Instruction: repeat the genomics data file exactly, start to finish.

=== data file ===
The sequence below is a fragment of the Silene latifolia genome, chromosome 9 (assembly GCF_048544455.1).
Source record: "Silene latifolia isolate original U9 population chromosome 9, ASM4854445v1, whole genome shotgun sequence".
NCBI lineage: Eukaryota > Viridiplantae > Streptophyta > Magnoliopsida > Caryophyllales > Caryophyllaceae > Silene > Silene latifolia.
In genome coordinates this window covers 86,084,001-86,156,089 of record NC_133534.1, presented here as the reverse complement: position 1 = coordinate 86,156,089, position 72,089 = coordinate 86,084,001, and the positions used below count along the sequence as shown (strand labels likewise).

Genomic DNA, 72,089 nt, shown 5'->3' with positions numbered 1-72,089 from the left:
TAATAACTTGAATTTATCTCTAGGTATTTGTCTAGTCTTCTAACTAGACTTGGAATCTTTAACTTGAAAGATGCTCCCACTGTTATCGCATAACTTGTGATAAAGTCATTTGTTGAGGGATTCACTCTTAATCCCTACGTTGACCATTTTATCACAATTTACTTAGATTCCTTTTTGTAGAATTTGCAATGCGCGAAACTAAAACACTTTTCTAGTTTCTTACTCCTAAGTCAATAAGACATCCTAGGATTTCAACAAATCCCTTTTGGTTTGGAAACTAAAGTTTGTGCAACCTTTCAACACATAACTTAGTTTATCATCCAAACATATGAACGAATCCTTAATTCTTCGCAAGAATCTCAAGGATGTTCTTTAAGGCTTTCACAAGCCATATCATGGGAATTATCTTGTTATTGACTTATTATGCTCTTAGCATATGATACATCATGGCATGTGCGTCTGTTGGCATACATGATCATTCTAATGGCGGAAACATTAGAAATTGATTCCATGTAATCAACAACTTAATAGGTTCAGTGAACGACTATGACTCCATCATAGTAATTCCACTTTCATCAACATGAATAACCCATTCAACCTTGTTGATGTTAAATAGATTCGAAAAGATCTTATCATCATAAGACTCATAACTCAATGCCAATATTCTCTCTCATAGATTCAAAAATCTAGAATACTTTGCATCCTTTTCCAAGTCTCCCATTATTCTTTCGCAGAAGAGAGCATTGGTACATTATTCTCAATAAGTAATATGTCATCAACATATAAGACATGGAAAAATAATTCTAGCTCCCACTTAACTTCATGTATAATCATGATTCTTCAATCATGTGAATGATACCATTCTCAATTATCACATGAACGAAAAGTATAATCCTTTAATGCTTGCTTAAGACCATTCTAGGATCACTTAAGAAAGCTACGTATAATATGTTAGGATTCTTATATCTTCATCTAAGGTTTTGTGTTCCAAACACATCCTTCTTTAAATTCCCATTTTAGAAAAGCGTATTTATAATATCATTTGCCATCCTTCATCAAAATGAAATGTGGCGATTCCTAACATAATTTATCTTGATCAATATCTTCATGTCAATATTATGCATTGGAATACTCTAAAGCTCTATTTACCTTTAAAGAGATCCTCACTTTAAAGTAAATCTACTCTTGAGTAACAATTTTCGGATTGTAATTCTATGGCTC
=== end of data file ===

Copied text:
The sequence below is a fragment of the Silene latifolia genome, chromosome 9 (assembly GCF_048544455.1).
Source record: "Silene latifolia isolate original U9 population chromosome 9, ASM4854445v1, whole genome shotgun sequence".
NCBI lineage: Eukaryota > Viridiplantae > Streptophyta > Magnoliopsida > Caryophyllales > Caryophyllaceae > Silene > Silene latifolia.
In genome coordinates this window covers 86,084,001-86,156,089 of record NC_133534.1, presented here as the reverse complement: position 1 = coordinate 86,156,089, position 72,089 = coordinate 86,084,001, and the positions used below count along the sequence as shown (strand labels likewise).

Genomic DNA, 72,089 nt, shown 5'->3' with positions numbered 1-72,089 from the left:
TAATAACTTGAATTTATCTCTAGGTATTTGTCTAGTCTTCTAACTAGACTTGGAATCTTTAACTTGAAAGATGCTCCCACTGTTATCGCATAACTTGTGATAAAGTCATTTGTTGAGGGATTCACTCTTAATCCCTACGTTGACCATTTTATCACAATTTACTTAGATTCCTTTTTGTAGAATTTGCAATGCGCGAAACTAAAACACTTTTCTAGTTTCTTACTCCTAAGTCAATAAGACATCCTAGGATTTCAACAAATCCCTTTTGGTTTGGAAACTAAAGTTTGTGCAACCTTTCAACACATAACTTAGTTTATCATCCAAACATATGAACGAATCCTTAATTCTTCGCAAGAATCTCAAGGATGTTCTTTAAGGCTTTCACAAGCCATATCATGGGAATTATCTTGTTATTGACTTATTATGCTCTTAGCATATGATACATCATGGCATGTGCGTCTGTTGGCATACATGATCATTCTAATGGCGGAAACATTAGAAATTGATTCCATGTAATCAACAACTTAATAGGTTCAGTGAACGACTATGACTCCATCATAGTAATTCCACTTTCATCAACATGAATAACCCATTCAACCTTGTTGATGTTAAATAGATTCGAAAAGATCTTATCATCATAAGACTCATAACTCAATGCCAATATTCTCTCTCATAGATTCAAAAATCTAGAATACTTTGCATCCTTTTCCAAGTCTCCCATTATTCTTTCGCAGAAGAGAGCATTGGTACATTATTCTCAATAAGTAATATGTCATCAACATATAAGACATGGAAAAATAATTCTAGCTCCCACTTAACTTCATGTATAATCATGATTCTTCAATCATGTGAATGATACCATTCTCAATTATCACATGAACGAAAAGTATAATCCTTTAATGCTTGCTTAAGACCATTCTAGGATCACTTAAGAAAGCTACGTATAATATGTTAGGATTCTTATATCTTCATCTAAGGTTTTGTGTTCCAAACACATCCTTCTTTAAATTCCCATTTTAGAAAAGCGTATTTATAATATCATTTGCCATCCTTCATCAAAATGAAATGTGGCGATTCCTAACATAATTTATCTTGATCAATATCTTCATGTCAATATTATGCATTGGAATACTCTAAAGCTCTATTTACCTTTAAAGAGATCCTCACTTTAAAGTAAATCTACTCTTGAGTAACAATTTTCGGATTGTAATTCTATGGCTC